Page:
The USO – which currently requires Royal Mail to deliver letters to all 32 million UK addresses six days a week – is in need of urgent reform. Royal Mail has been clear that the cost of delivering an ever-decreasing number of letters to an ever-growing number of households six days a week is unsustainable. Ofcom’s own research in 2020 shows that that a five day a week Monday to Friday letters service would
meet the needs of 97% of consumers and SMEs. Given the ongoing decline in letters, Royal Mail continues to call on Ofcom and the Government to review and modernise the USO to better reflect changing customer needs.

At the full year results in May 2023, Royal Mail reported a £419 million loss.

Nick Landon, Chief Commercial Officer at Royal Mail said: “We understand the economic challenges that many of our customers are currently facing and have considered the price changes very carefully in light of the significant decline in letter volumes.  Letter volumes have reduced dramatically over recent years, down more than 60% from their peak in 2004/5 and 30% since the pandemic. It is vital that the Universal  Service adapts to reflect this new reality.”

As this says, Ofcom have already found that five-day letter delivery would satisfy most users:

• The current USO service levels, including the six days a week (Monday-Saturday) letter delivery requirement, meets the needs of 98% of residential users and 97% of SMEs in the UK.

• Reducing the letters service to five days a week (Monday to Friday), but leaving all other elements of the service unchanged, would still meet the needs of 97% of residential and Small & Medium Enterprise (SME) users.

• We found very little variation in users’ views on five-day letter delivery across the UK, including the four nations of the UK or how remote users’ locations are. Variation by other characteristics such as age, disability or whether users had access to the internet was also very limited.

• However, reducing the frequency of letter delivery to three days a week would have a significantly larger impact on users, meeting around 62-78% of SMEs and 79-85% of residential users’ needs.

• The evidence suggests reducing the frequency of letter deliveries requirement to five days a week would reflect users’ reasonable needs. It would also potentially allow Royal Mail to make net cost savings of around £125-225m per year in 2022/23 terms, assuming Royal Mail is able to realise these savings by modifying its operational delivery model.

(You can read the full Ofcom '2020 Review of postal users needs' here.)

Amid falling mail volumes, and worldwide reductions in mail deliveries, the crux of the matter is that Royal Mail appears to be trying to force the regulator (Ofcom) to abide by its own research and reduce the USO to 5 days a week, while the regulator will almost certainly be under pressure from politicians not to permit this. So blame the politicians.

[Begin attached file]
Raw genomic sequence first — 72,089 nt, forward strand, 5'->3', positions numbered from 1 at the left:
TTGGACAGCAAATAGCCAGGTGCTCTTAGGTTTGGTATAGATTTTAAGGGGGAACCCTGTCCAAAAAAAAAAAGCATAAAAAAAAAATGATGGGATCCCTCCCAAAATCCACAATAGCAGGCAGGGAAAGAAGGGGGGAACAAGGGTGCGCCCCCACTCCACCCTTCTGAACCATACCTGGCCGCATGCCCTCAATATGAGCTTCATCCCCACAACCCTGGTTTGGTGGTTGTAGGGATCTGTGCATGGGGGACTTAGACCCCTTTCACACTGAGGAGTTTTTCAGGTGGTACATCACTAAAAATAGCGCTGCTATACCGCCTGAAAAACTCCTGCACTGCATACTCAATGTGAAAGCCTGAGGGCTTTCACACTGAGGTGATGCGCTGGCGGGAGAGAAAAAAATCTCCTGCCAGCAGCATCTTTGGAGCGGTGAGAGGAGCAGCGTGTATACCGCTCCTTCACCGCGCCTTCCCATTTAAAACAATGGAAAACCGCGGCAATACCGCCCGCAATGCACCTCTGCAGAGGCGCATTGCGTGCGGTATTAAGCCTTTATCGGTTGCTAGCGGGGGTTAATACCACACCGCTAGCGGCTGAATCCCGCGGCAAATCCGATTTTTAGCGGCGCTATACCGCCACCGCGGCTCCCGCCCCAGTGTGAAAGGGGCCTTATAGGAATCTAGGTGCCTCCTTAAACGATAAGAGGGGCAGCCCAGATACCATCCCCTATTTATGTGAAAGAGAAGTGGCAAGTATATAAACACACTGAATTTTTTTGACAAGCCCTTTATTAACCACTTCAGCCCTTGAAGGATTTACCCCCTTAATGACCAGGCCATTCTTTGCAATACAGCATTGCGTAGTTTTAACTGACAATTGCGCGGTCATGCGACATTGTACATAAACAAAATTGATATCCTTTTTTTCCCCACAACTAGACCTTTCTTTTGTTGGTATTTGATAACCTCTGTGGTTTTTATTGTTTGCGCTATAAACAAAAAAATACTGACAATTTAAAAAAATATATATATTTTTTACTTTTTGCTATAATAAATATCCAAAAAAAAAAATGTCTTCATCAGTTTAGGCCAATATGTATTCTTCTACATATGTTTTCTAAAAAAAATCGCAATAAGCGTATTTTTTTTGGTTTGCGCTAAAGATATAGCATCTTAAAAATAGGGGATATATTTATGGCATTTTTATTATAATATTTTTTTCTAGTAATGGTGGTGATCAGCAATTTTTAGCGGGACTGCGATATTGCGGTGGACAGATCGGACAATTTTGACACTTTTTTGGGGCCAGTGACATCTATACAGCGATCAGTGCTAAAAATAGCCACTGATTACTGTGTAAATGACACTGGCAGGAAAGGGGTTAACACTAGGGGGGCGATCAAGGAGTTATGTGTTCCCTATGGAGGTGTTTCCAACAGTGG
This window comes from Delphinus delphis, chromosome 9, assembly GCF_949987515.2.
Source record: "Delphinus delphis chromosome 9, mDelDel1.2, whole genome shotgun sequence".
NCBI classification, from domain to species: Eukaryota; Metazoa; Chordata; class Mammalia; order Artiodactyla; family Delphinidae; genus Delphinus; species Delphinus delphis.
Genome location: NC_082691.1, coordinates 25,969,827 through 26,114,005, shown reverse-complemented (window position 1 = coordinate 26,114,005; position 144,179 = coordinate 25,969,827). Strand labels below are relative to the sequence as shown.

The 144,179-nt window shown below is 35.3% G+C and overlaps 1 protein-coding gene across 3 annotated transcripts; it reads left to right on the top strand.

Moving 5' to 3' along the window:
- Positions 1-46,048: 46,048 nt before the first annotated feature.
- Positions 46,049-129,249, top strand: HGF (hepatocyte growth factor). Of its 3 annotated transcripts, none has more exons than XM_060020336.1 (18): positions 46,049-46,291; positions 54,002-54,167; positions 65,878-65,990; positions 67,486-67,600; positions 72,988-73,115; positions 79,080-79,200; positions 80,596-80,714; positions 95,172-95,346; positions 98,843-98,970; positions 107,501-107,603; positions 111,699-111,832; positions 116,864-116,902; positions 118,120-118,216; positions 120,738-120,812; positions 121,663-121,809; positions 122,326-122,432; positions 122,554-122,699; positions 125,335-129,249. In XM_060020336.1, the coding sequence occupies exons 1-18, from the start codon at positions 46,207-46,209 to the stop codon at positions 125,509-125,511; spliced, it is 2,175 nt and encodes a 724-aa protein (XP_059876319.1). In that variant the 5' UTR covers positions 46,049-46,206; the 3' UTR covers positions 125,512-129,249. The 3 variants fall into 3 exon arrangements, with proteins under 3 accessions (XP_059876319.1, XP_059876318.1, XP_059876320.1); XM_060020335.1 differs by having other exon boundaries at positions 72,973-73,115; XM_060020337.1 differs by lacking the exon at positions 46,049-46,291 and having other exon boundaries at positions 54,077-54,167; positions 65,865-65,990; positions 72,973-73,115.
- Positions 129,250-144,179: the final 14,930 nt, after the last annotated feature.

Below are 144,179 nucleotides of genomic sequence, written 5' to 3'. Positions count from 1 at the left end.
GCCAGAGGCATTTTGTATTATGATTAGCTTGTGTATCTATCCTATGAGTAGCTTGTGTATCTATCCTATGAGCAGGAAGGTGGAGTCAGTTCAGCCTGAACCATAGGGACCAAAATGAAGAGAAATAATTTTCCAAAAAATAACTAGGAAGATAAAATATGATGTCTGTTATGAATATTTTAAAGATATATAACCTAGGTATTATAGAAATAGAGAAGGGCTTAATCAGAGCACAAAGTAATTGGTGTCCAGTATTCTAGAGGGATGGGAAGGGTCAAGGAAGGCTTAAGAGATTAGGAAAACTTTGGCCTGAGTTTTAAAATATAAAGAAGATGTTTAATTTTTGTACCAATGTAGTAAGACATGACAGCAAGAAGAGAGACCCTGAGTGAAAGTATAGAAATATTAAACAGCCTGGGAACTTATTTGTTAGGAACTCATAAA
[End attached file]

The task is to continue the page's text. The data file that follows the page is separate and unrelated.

One thing that would be necessary would a change in posting habits of the NHS, and any other organisation sending communications which could be time-sensitive.  It is pointless sending appointment letters 5 days before the appointment by second class mail. More people need to accept reminders by text message (SMS) and more organisations need to embrace it.

Given the complaints that abound in the media, and on social media, many would say that they are only getting 3-day week delivery.  And remember that many people would not receive letters every day anyway.  There are days when we get none for the household, only for the business.

No news yet on changes for higher-weight items or premium, but we can assume we can confirm that 1st class Signed For will be £2.75, 2nd class SF stays at £2..25.

1st class Large will be £1.95 and 1st Large Signed For £3.45.   The rates for 500g rise to that for 750g across the board, but the top rate is unchanged.   At first sight parcel rates appear unchanged.

Special Delivery 100g rises 50p to £7.35, and 500g rises 50p to £8.15.

The new prices leaflet has now been made available for download here.

UPDATE 22 September 2023

In the same format as reported in earlier tariff posts, these are the changes in summary:

The 1st class inland letter rate will rise from £1.10 to £1.25.

The 2nd class letter rate remains at 75p, but the rates for large letters rise.

Small and Medium Parcel rates are unchanged.








Large Letter – 100g





- 250g





- 500g





- 750g





The effect on sets of Post and Go stamps is an increase of 35p on the 1st class collectors set and 40p on the 2nd class collectors set over the April rates.

There rates for Special Delivery 1pm rise from £6.85 to £7.35 for 100g, and there are 50p increases for other weight steps.

The rates for Signed For are also increasing, the extra is £1.50 for 1st class Letters and Large Letters on top of the rates in the table above. Parcel rates remain unchanged.

The cost of Post Office Boxes is unchanged from the April increase at £330.

There are no changes to International Rates.